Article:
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Comparing trusts with wills in estate planning

When starting to plan your estate, it can be sightly confusing to figure out whether creating a trust or a will is more beneficial. Deciding on wills and trusts can be done after a careful analysis of your financial situation, as well as who you want to benefit from your estate and how.

Before taking action on estate planning, it is important that you take the time to conduct research into the benefits of each. Not all trusts are equal, and while some might benefit you considerably, others may not help your particular situation.

What are the benefits of trusts?

One of the key reasons why people planning their estate opt to create a trust is because they are able to avoid probate by doing this. Probate is a costly and often lengthy process that takes place after the death of a person, so that finds can be justly distributed. By creating a trust, the funds contained within this trust manages to bypass the probate process.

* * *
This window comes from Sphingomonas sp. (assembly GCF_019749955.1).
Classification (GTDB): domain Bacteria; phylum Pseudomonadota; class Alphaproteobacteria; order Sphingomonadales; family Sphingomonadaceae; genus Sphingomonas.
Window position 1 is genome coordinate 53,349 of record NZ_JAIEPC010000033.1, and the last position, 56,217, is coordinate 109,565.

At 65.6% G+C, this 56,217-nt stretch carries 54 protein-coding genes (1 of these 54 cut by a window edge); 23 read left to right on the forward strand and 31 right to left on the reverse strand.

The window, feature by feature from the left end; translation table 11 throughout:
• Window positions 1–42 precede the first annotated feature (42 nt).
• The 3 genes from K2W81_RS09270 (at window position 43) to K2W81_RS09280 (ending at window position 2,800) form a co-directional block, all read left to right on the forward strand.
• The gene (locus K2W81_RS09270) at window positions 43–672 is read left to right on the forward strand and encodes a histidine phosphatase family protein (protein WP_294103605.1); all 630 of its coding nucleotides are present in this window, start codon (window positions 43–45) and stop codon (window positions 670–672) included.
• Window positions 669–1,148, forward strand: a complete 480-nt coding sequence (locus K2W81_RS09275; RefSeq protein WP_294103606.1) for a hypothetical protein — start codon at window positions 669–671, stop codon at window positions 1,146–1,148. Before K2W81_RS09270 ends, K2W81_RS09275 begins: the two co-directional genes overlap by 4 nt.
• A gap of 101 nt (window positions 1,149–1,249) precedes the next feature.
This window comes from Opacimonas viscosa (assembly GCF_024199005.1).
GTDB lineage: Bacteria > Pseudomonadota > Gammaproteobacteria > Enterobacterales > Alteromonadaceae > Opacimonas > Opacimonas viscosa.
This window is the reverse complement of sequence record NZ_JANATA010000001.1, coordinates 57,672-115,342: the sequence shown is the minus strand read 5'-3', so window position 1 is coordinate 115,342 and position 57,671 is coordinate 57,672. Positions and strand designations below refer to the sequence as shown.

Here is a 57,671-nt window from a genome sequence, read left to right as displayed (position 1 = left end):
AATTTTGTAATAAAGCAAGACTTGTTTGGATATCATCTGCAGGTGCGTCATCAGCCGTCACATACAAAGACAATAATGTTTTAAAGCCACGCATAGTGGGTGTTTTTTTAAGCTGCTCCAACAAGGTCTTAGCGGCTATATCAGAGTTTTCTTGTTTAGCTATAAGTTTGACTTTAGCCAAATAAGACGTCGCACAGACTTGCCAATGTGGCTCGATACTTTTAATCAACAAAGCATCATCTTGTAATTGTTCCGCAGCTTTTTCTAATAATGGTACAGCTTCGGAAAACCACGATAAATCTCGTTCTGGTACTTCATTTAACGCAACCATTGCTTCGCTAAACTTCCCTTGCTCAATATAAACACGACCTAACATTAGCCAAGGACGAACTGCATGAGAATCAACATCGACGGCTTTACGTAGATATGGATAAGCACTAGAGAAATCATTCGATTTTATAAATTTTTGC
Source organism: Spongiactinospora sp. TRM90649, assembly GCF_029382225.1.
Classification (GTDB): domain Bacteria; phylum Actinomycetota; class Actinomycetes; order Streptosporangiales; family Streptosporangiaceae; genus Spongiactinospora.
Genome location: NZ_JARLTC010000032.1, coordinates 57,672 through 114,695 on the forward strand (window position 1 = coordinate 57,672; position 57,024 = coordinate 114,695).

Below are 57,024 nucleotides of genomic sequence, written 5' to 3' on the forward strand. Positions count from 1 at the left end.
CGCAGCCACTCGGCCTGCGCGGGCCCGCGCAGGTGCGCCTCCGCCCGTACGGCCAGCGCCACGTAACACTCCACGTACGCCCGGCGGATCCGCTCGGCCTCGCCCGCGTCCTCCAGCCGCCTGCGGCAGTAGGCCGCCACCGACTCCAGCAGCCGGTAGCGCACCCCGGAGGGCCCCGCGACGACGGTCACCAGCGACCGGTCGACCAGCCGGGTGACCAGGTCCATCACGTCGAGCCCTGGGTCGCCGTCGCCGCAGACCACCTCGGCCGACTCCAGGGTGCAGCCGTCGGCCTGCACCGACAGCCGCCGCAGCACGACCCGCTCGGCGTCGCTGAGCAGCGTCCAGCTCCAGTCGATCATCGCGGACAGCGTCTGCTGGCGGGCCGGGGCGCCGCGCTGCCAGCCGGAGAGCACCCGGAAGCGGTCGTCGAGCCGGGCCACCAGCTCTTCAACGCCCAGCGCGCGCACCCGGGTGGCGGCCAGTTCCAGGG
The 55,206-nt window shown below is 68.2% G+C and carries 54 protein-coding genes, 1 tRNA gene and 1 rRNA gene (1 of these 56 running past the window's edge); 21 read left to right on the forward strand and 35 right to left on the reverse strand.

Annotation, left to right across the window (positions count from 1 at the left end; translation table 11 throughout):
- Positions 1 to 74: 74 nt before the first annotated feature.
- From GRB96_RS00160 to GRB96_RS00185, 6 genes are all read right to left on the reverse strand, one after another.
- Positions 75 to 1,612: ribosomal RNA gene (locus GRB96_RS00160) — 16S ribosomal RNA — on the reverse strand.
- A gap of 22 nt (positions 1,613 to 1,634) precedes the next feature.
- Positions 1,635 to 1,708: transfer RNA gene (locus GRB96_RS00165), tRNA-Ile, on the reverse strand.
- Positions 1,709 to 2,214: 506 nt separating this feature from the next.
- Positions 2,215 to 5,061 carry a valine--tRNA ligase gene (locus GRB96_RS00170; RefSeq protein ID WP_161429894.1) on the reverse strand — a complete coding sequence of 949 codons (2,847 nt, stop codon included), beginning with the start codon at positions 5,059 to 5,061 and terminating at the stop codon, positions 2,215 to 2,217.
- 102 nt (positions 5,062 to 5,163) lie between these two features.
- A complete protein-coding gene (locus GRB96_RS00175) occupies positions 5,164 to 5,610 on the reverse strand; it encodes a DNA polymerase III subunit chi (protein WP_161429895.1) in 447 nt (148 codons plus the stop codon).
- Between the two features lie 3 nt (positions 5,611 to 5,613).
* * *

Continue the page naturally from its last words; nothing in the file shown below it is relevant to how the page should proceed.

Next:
How do wills compare to trusts?

Wills are the more traditional form of asset distribution after a person’s death. The creator of the will usually appoints a personal representative, and this person has the responsibility to fulfill the instructions of the will. The downside of wills is that they are often subject to contestation in the probate court.

If you are starting to think about planning your estate, it is a good idea to think about who you would like your beneficiaries to be. From there, it is possible to establish an estate planning strategy that can help you to accomplish your goals.


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